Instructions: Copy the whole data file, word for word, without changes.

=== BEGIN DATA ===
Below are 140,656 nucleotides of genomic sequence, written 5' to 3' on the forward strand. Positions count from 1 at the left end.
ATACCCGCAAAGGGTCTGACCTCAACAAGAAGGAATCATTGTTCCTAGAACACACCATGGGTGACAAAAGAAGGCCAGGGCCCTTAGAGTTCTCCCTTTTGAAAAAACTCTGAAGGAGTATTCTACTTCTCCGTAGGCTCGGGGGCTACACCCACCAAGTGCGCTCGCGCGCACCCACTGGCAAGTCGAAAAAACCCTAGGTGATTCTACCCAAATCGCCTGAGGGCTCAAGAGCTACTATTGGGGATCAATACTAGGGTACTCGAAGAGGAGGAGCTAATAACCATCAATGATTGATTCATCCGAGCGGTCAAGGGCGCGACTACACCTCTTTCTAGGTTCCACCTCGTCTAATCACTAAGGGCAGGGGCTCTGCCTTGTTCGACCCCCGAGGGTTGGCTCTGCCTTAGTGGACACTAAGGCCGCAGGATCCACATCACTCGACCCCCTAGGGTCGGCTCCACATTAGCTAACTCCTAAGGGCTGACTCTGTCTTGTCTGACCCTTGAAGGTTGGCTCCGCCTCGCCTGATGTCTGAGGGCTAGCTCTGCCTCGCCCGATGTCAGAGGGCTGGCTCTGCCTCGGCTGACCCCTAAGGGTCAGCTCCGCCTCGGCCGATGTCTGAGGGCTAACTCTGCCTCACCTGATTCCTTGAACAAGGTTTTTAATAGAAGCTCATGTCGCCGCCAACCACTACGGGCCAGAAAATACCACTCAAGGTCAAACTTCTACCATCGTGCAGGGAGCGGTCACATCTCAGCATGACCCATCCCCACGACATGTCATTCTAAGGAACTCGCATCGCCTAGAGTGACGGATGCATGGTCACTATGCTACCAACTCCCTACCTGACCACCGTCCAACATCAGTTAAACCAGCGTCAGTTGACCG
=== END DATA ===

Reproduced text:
Below are 140,656 nucleotides of genomic sequence, written 5' to 3' on the forward strand. Positions count from 1 at the left end.
ATACCCGCAAAGGGTCTGACCTCAACAAGAAGGAATCATTGTTCCTAGAACACACCATGGGTGACAAAAGAAGGCCAGGGCCCTTAGAGTTCTCCCTTTTGAAAAAACTCTGAAGGAGTATTCTACTTCTCCGTAGGCTCGGGGGCTACACCCACCAAGTGCGCTCGCGCGCACCCACTGGCAAGTCGAAAAAACCCTAGGTGATTCTACCCAAATCGCCTGAGGGCTCAAGAGCTACTATTGGGGATCAATACTAGGGTACTCGAAGAGGAGGAGCTAATAACCATCAATGATTGATTCATCCGAGCGGTCAAGGGCGCGACTACACCTCTTTCTAGGTTCCACCTCGTCTAATCACTAAGGGCAGGGGCTCTGCCTTGTTCGACCCCCGAGGGTTGGCTCTGCCTTAGTGGACACTAAGGCCGCAGGATCCACATCACTCGACCCCCTAGGGTCGGCTCCACATTAGCTAACTCCTAAGGGCTGACTCTGTCTTGTCTGACCCTTGAAGGTTGGCTCCGCCTCGCCTGATGTCTGAGGGCTAGCTCTGCCTCGCCCGATGTCAGAGGGCTGGCTCTGCCTCGGCTGACCCCTAAGGGTCAGCTCCGCCTCGGCCGATGTCTGAGGGCTAACTCTGCCTCACCTGATTCCTTGAACAAGGTTTTTAATAGAAGCTCATGTCGCCGCCAACCACTACGGGCCAGAAAATACCACTCAAGGTCAAACTTCTACCATCGTGCAGGGAGCGGTCACATCTCAGCATGACCCATCCCCACGACATGTCATTCTAAGGAACTCGCATCGCCTAGAGTGACGGATGCATGGTCACTATGCTACCAACTCCCTACCTGACCACCGTCCAACATCAGTTAAACCAGCGTCAGTTGACCG